TORONTO – Toronto FC lost 2-1 to D.C. United on Saturday at BMO Field, but it was a moment of drama in the last 10 minutes that left the players and coaches buzzing after the fact.
On a counter-attack breakaway, TFC defender Nick Hagglund dragged down D.C. United forward Eddie Johnson from behind. Hagglund, being the last defender, picked up a yellow card for the challenge – initially.
However, as D.C. began setting up for the free kick, referee David Gantar decided, after the D.C. coaching staff protested and a discussion with his assistant referees and through his headset, the the call was deemed worthy of a red card and the decision was changed after a three-minute delay.
TFC head coach Ryan Nelsen wondered why the yellow card precedent wasn’t set earlier in the match on similar plays.
“What frustrated me was how many times in the game we broke away and they pulled us down, knocked us down and we continued, played on and nothing happened,” Nelsen said after the match. “If you don’t pull out your yellow card early for disrupting play or go back to it after playing on – because the referee did a very good job [playing advantage] – you have to come back and give yellows.”
Nelsen pointed out one such play when Jermain Defoe was pulled by a defender but stayed up and the referee let the advantage go. Ultimately, the move fizzled out but Nelsen explained that plays like that should be given yellow cards after the fact.
As for the situation with the red card, Nelsen was unhappy with Johnson’s role in the foul.
“Unfortunately, when it came to our [foul], the player, I think obviously, he sold a big dummy and did a big dive and then it’s just in the hands of the referee,” Nelsen said. “I suppose he was the last man, so the correct decision was the red. But if you look at it, there should have been a big pool of water under him when he did the big dive.”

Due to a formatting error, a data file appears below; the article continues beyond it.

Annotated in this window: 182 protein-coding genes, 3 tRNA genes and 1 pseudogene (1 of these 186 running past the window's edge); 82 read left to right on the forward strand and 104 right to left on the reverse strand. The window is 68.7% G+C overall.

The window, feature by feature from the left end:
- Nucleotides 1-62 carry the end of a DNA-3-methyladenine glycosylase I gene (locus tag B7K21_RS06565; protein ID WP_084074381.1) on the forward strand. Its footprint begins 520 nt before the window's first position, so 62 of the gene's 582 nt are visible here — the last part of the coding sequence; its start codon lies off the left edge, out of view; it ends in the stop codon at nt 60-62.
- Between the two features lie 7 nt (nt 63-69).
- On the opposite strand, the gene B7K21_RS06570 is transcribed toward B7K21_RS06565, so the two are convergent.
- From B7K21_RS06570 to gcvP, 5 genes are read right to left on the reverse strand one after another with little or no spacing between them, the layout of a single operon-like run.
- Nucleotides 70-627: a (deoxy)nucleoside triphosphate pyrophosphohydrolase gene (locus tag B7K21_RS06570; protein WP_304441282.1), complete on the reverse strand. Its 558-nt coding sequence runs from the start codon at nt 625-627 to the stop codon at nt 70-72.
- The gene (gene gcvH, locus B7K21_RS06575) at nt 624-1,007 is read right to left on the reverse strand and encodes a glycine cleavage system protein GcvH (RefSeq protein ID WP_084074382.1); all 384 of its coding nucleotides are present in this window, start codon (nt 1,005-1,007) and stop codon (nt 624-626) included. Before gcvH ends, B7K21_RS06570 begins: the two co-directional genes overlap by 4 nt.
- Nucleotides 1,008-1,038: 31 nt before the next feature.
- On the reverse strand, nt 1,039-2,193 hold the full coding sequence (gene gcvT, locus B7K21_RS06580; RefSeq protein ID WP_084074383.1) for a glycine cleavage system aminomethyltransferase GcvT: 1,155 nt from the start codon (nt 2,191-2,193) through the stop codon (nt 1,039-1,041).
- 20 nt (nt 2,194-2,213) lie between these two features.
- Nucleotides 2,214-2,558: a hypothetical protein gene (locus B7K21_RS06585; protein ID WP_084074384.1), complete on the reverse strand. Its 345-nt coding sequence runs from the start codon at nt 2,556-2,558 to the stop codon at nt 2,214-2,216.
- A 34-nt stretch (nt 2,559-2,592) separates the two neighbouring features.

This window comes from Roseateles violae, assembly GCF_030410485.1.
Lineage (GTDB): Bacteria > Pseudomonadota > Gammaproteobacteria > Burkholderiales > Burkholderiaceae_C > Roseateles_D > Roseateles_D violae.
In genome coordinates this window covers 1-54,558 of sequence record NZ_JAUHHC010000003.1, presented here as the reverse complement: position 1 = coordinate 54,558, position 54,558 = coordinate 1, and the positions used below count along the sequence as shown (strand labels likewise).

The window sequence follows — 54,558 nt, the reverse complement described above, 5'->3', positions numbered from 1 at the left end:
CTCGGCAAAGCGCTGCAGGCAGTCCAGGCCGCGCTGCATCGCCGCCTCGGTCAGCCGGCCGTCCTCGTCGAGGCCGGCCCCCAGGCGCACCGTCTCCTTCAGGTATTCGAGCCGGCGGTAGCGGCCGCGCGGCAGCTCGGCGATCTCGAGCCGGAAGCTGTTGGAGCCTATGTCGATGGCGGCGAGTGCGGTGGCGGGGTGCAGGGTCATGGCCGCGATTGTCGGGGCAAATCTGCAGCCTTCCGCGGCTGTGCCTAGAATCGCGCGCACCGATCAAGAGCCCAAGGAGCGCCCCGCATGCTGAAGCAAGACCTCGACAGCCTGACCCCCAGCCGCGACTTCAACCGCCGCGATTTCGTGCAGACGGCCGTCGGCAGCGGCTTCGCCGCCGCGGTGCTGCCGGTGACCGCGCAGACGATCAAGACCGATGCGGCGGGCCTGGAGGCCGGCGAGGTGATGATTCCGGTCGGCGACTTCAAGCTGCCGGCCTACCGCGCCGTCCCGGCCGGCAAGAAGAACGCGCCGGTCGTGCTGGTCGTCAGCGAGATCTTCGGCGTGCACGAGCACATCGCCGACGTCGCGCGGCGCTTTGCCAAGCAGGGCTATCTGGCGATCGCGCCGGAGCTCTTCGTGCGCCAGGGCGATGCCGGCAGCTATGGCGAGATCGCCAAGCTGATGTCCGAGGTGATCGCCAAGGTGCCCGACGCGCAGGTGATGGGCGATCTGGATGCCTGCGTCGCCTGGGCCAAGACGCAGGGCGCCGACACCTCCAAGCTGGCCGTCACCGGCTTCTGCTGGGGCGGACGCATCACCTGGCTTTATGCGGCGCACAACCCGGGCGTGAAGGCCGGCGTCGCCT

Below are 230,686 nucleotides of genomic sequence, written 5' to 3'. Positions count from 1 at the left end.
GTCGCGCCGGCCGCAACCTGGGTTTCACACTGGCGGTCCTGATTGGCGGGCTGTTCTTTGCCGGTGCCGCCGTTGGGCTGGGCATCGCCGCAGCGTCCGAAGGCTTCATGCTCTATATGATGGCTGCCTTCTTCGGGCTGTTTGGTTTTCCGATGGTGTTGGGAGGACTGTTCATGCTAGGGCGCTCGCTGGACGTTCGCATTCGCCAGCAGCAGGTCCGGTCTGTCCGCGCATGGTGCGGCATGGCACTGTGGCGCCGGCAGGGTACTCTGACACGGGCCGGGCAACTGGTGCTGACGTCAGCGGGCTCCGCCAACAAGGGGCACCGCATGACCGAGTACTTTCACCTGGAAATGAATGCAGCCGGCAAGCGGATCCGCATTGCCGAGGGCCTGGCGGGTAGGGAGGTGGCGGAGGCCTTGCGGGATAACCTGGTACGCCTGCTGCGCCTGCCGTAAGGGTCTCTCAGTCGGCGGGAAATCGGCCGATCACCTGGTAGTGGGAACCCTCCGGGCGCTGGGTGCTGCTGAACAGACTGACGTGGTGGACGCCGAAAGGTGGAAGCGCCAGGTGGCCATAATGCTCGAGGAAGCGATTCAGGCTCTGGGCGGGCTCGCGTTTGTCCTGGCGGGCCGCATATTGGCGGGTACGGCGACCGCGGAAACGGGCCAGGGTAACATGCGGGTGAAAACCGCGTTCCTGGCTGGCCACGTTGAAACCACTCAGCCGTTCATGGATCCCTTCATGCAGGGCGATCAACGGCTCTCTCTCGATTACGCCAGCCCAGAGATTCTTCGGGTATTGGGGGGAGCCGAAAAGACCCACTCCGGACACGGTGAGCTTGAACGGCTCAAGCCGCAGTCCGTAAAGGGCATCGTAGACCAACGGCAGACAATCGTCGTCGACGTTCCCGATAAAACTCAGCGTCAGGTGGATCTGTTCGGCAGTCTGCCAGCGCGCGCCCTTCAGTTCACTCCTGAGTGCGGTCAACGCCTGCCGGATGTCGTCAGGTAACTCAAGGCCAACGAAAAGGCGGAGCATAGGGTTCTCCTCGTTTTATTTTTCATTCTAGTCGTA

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While Nelsen acknowledged that the challenge was worthy of a red card, captain Steven Caldwell thinks changing decisions already made through a conference and headset might just set a dangerous precedent.
“Maybe I’m old fashioned, but I’ve never seen a referee make a decision and change a decision like that,” Caldwell told MLSsoccer.com. “The call was a yellow card, and I’ve never known anything like it. We should start changing penalty decisions and reassess everything from above in the stand and tell the referee everything in his ear. Essentially there is no point in having a referee out there as we’d be better off with three or four guys out there with ear pieces and microphones doing the job.”
The yellow card switch to red was something neither Defoe nor Michael Bradley had experienced before, either.
“There’s a lot of things I’ve seen, that I’ve never seen before,” Defoe said. “Obviously I don’t want to criticize the referees because I’ve never been a referee but you see things and you just wonder. I feel sorry for Nick, a young lad that’s come into the team and done so well and then you get sent off. It was strange to see that.”
Added Bradley: “Nothing surprises me anymore.”
So, with that, Hagglund will be unavailable for selection as Toronto FC host the Houston Dynamo next Saturday as they look to return to winning ways after seeing their six-game unbeaten streak come to an end.